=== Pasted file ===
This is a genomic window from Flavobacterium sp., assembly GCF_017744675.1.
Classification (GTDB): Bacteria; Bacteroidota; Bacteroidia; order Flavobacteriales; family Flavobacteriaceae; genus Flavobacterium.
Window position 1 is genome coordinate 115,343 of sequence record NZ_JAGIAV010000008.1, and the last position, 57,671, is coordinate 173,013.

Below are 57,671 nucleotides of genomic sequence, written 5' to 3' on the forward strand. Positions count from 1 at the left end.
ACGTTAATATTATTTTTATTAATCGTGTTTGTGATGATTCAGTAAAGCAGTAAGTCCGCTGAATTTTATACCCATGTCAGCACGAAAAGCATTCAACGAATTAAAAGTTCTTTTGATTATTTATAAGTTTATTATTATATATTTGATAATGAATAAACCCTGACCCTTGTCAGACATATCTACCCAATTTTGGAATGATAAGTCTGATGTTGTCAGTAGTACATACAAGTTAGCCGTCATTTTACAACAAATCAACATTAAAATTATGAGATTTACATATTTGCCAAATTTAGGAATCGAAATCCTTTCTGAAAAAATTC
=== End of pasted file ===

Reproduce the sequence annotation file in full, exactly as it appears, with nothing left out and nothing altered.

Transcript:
This is a genomic window from Flavobacterium sp., assembly GCF_017744675.1.
Classification (GTDB): Bacteria; Bacteroidota; Bacteroidia; order Flavobacteriales; family Flavobacteriaceae; genus Flavobacterium.
Window position 1 is genome coordinate 115,343 of sequence record NZ_JAGIAV010000008.1, and the last position, 57,671, is coordinate 173,013.

Below are 57,671 nucleotides of genomic sequence, written 5' to 3' on the forward strand. Positions count from 1 at the left end.
ACGTTAATATTATTTTTATTAATCGTGTTTGTGATGATTCAGTAAAGCAGTAAGTCCGCTGAATTTTATACCCATGTCAGCACGAAAAGCATTCAACGAATTAAAAGTTCTTTTGATTATTTATAAGTTTATTATTATATATTTGATAATGAATAAACCCTGACCCTTGTCAGACATATCTACCCAATTTTGGAATGATAAGTCTGATGTTGTCAGTAGTACATACAAGTTAGCCGTCATTTTACAACAAATCAACATTAAAATTATGAGATTTACATATTTGCCAAATTTAGGAATCGAAATCCTTTCTGAAAAAATTC